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8. column oriented databases


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In these slides we introduce Column-Oriented Stores. We deeply analyze Google BigTable. We discuss about features, data model, architecture, components and its implementation. In the second part we discuss all the major open source implementation for column-oriented databases.

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8. column oriented databases

  1. 1. Column-Oriented Databases In Depth Ciao ciao Vai a fare ciao ciao Dr. Fabio Fumarola
  2. 2. Outline • Column-Oriented Introduction • Bigtable: – Features – Data Model – Rows and Column Family – Timestamp – API – Implementation • Other Open Source solutions 2
  3. 3. Column-Oriented Introduction • We analyzed that key-value database are simple hash table, where: – All the access are via primary keys and return an object as result. • Column-Oriented databases are motivated by the necessity to model something more than object- values. 3
  4. 4. Bigtable • It is used pervasively at Google in several projects: – Google Analytics, Google Finance, Google Plus, – Personalized Search, Google Docs, and Google Maps. • These products use Bigtable for a variety of demanding workloads ranging from: – Batch oriented processing to – Low latency serving of data to end users 4
  5. 5. Bigtable: Main Characteristics • It does not support a full relational data model • It provides clients with a simple data model that – Supports dynamic control over data layout and format – Allows clients to reason about the locality of the data in the underlying storage • Data is indexed using row and column names that can be arbitrary strings • Data is stored as uninterpreted strings supporting several kind of data. 5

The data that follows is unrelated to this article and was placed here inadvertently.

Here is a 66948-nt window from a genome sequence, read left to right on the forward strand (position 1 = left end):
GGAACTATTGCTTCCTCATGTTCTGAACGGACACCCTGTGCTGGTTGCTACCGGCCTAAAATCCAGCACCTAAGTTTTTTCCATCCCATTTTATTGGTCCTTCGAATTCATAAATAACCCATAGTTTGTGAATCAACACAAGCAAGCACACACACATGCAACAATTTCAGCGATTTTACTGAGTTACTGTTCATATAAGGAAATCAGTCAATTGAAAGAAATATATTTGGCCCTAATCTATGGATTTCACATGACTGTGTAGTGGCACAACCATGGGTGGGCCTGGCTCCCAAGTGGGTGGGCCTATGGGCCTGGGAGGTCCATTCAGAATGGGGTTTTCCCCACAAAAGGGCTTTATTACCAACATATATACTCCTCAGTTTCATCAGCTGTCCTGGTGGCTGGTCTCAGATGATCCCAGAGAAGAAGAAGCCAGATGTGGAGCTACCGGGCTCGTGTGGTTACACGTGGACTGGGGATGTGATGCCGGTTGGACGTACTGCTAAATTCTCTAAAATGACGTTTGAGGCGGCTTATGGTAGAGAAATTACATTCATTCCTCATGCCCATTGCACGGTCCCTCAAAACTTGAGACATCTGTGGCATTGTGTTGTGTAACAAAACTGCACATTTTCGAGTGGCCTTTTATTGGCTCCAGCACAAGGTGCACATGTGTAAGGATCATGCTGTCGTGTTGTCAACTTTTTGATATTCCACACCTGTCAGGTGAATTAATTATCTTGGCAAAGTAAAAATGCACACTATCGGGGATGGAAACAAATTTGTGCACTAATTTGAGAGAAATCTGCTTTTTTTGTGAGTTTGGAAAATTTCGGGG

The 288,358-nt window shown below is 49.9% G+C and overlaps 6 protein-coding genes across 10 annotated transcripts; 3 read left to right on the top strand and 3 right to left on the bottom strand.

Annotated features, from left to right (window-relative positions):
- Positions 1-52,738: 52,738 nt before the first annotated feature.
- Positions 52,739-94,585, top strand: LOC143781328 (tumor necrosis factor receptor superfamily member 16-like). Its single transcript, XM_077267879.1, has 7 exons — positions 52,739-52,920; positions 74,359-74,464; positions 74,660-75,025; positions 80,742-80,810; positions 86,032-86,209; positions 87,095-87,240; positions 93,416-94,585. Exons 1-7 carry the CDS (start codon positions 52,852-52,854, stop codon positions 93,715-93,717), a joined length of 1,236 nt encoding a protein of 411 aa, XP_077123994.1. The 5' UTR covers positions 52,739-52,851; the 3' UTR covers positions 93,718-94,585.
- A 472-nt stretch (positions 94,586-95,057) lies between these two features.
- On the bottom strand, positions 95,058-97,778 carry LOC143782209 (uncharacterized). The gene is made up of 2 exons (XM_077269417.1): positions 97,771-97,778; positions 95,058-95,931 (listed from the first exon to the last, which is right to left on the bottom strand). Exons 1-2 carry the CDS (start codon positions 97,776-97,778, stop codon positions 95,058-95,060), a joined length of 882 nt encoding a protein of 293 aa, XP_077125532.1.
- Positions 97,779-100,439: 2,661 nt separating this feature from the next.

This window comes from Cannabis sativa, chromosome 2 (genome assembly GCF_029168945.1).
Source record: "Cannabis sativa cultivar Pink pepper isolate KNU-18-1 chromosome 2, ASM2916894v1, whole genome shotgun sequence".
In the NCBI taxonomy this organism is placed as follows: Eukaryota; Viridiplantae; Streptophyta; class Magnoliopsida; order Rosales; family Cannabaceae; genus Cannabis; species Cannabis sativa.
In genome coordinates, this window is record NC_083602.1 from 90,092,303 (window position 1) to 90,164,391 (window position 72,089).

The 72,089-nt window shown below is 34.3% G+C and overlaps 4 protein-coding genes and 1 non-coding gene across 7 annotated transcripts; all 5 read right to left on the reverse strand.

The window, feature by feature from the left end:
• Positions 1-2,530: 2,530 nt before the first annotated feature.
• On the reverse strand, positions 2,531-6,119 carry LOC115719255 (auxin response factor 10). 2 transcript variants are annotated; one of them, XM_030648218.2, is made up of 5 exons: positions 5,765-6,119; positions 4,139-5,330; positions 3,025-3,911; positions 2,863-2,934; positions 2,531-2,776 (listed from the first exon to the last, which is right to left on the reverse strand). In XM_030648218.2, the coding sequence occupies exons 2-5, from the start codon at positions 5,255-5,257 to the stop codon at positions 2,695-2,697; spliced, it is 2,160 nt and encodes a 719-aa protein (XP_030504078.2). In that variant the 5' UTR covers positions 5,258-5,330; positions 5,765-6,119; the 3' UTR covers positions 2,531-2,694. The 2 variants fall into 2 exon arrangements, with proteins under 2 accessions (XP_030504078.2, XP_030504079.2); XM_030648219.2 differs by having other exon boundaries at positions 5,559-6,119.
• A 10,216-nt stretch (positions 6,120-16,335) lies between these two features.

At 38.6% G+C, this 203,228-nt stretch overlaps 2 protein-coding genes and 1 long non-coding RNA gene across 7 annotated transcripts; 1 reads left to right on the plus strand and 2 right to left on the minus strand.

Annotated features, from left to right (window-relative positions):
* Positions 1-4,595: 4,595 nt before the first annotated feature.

6. 6. Data Model • A Bigtable is a sparse, distributed and persistent multi-dimensional sorted map. • The map is indexed at the first lever by a row-key • And at second and third level by a column-key and a timestamp respectively. • Each value in the map is an array of bytes (row:string, column:string, time:int64) → string 6
  7. 7. Example of mapping 7
  8. 8. Data Model • They settled on this data model after reasoning on potential uses of Bigtable. • The example that drove their decision was storing the crawling results and to enable analysis. • The main goal is to “keep a copy of a large collection of web pages and related information that could be used by many different projects” (Cache). 8
  9. 9. Webtable example • The URLs is used as row keys • various aspects of web pages as column names, • and store the contents of the web pages in the contents: column under the timestamps when they were fetched. 9
  10. 10. Data Model: Rows • The row keys are arbitrary strings (up to 64KB) • Every read or write of data under a single row key is atomic (no considering the number of different columns being read or written). • Data are maintained in lexicographic order by row key. • Ordered set of row-key are grouped in ranges and dynamically partitioned 10
  11. 11. Data Model: Rows • Each row range is called tablet, • Tablets are the unit of distribution and load balancing. • As a result, reads of short row ranges are efficient and typically require communication with only a small number of machines. • For example, in Webtable, pages in the same domain are grouped together into contiguous rows by reversing the hostname components of the URLs. 11
  12. 12. Data Model: Column Families • Column keys are grouped into sets called column families. • All data stored in a column family is usually of the same type (values of the same family are compressed together). • The design philosophy is to have a low number of column-families (< 101). • In contrast, a table may have an unbounded number of columns. 12
  13. 13. Data Model: Column Families • A column key is named using the following syntax: family:qualifier. • Column family names must be printable, but qualifiers may be arbitrary strings. • An example of column family is language • It uses only one column key in the language family, and it stores each web page’s language ID. 13
  14. 14. Data Model: Column Families • Another useful column family for this table is anchor; • Each column key in this family represents a single anchor • The qualifier is the name of the referring site; the cell contents is the link text. 14